How can I repair or restore an old bath?

We had an email from Richard the other day:

I have recently designed and restored a cast iron roll top bath. I’ve taken an antique original bath and I have recently designed and restored a cast iron roll top bath. I’ve taken an antique original bath and have given it a bespoke twist using ceramic handmade mosaics as decoration. With the iron legs chromed too I feel it would stand out in any bathroom.

Replica cast iron baths take large amounts of energy to produce and thus leave a large carbon foot print. This is my greener alternative!

This is a great idea – there are so many old baths dumped because they’re no longer pretty but this now is pretty flash.

Our bath in our last house was very old – the original one when bathrooms were installed in the houses in the 1960s (when the council decided that the 60 year old houses weren’t actually “temporary housing” as planned) – and as a result, the enamel was damaged & stained by water deposits. It was always our plan to explore re-enamelling it but as with many things in our lives, we never got around to it. Has anyone else had any experience re-surfacing a bath? Did you do it yourself or is it a job for a professional?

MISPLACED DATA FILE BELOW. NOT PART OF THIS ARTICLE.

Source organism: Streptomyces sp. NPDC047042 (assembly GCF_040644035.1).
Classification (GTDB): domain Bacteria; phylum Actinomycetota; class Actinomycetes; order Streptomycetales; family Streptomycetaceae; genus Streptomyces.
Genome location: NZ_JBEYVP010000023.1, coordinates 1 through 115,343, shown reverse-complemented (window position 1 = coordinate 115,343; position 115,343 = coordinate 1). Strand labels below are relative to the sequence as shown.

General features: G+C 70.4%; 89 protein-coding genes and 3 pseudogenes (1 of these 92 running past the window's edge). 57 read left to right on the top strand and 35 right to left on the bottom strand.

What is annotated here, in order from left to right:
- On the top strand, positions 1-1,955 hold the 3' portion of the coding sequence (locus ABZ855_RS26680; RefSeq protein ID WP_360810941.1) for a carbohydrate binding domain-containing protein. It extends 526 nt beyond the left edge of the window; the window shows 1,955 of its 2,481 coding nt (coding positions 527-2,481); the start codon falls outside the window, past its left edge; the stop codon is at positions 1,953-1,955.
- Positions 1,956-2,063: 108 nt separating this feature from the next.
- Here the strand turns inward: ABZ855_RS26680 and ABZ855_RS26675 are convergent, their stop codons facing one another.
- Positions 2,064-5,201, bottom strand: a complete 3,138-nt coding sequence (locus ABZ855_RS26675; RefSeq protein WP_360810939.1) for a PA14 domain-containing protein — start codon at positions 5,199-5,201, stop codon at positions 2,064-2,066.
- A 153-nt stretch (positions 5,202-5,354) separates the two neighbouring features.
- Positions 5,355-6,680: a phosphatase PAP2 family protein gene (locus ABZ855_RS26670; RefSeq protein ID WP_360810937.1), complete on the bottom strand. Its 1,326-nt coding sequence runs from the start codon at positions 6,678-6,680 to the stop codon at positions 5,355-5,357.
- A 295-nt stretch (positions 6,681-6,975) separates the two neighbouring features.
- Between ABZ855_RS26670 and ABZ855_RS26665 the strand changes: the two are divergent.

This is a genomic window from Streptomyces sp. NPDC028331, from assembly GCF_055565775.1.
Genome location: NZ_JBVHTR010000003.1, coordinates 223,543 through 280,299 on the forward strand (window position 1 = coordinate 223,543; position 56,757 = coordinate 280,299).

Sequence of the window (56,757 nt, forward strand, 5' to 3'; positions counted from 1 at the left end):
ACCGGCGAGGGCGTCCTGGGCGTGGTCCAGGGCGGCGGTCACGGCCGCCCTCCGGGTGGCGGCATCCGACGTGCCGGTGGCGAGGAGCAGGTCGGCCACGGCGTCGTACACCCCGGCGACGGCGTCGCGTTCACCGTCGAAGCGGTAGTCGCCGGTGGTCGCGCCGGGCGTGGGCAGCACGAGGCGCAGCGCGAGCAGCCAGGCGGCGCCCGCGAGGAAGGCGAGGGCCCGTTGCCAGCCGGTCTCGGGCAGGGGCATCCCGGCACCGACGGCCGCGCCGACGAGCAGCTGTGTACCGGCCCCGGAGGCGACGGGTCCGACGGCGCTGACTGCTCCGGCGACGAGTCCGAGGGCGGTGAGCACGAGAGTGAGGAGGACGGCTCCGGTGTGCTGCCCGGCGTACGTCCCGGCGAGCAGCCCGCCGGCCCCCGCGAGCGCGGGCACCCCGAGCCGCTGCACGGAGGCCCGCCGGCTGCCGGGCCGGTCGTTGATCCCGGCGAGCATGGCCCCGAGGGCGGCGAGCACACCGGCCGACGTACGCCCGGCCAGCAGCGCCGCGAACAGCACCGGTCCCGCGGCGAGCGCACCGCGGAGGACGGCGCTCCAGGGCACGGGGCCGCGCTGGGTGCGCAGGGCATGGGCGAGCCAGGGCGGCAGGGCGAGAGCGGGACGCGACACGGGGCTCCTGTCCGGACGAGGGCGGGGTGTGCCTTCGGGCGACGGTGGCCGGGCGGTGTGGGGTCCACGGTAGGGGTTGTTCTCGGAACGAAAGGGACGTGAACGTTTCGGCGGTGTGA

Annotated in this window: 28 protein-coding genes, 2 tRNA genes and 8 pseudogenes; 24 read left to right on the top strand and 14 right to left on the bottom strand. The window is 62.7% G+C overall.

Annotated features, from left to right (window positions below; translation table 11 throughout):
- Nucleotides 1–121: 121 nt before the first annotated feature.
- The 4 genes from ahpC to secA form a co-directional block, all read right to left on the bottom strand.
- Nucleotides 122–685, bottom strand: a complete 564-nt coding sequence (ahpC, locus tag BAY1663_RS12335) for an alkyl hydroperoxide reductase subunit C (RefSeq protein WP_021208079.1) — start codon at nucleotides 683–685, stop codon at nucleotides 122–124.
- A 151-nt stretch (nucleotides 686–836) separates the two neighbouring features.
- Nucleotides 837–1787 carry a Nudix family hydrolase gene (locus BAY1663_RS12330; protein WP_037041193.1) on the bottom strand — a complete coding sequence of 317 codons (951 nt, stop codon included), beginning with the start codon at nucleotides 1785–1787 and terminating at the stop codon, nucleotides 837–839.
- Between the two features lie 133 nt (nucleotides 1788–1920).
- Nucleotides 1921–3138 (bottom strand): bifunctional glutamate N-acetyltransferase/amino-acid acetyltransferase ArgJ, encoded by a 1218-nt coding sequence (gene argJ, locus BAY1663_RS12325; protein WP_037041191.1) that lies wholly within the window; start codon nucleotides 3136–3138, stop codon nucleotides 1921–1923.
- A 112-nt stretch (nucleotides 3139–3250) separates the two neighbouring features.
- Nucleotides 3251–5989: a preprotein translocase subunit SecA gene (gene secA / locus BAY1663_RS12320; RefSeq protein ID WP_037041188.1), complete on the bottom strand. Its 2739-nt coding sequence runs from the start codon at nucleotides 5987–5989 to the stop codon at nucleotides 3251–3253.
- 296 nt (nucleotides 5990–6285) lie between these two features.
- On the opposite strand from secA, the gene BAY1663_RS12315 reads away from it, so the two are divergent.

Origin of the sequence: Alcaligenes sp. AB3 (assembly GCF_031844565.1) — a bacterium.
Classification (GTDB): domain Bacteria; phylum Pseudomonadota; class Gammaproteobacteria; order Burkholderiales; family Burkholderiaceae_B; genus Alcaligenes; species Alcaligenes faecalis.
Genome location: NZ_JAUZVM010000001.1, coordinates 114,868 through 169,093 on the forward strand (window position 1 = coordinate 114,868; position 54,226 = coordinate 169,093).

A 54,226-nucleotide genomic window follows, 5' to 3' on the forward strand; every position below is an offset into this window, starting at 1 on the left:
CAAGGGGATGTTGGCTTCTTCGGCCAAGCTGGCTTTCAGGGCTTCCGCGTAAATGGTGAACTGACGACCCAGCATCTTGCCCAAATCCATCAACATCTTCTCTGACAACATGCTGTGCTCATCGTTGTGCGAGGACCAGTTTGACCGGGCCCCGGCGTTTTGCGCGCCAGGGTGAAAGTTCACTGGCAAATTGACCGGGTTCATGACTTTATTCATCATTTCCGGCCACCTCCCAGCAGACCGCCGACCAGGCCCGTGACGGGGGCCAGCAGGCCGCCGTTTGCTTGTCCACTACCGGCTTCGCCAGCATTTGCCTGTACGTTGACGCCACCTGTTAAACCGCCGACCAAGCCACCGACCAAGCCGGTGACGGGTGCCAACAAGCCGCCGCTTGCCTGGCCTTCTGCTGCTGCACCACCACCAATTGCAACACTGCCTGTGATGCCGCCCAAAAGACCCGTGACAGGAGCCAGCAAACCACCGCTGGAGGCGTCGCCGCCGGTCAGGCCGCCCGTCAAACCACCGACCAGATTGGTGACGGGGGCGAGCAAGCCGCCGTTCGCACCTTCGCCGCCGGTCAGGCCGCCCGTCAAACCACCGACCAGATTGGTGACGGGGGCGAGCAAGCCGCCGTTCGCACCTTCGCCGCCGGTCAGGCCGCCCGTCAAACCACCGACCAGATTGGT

A lot of baths nowadays seem to be made from plastic or fibreglass – not quite so cold but more prone to cracking that a solid hunk of metal. Has anyone fixed a damaged plastic/fibreglass bath?

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3 Responses to “How can I repair or restore an old bath?”

  1. Alice says:

    I’ve got two huge chunks taken out of the enamel on my bath, plus lots of scratches. Metal bath, white enamel, looks awful.

    Tried to repair one of the huge dents by spray painting with enamel intended for painting radiators, but did such a bad job of spraying that it still looks really messy.

    The paint has stayed on for several years though, but it’s well above the water line so can’t testify that this would work on a bit that’s regularly submerged in hot water.

    Second dent is below water line so will try repairing that and report back. My fear is that it’s probably ok for bathing but may discolour in all the sterilising fluid, clothes dye, home-brew wine, laundry liquid etc that gets used for various projects in my bath…

    Anyone have any links to instructions for spray painting better? I guess I should have sanded the dent first to make the surface smoother, and shouldn’t have masked off the surrounding area with tape because it needs to blend in with the existing finish…?

  2. Hi and thanks to louisa for posting my bath.

    in reply to alice, i agree old scratched baths can look horrid thats why ive chosen to re enamel the bath using special sprays from the states they are supposed to be non yellowing over time and best on the market ive been told.

    yes metal baths are cold but if you heat the water up a few degrees hotter than you normally would and leave a min or two then you will find that cast iron baths keep the heat in the bath longer than plastic ones.


  3. Uluska says:

    Be careful which chemicals to use to remove old enamel, because some of them can easily turn deadly.

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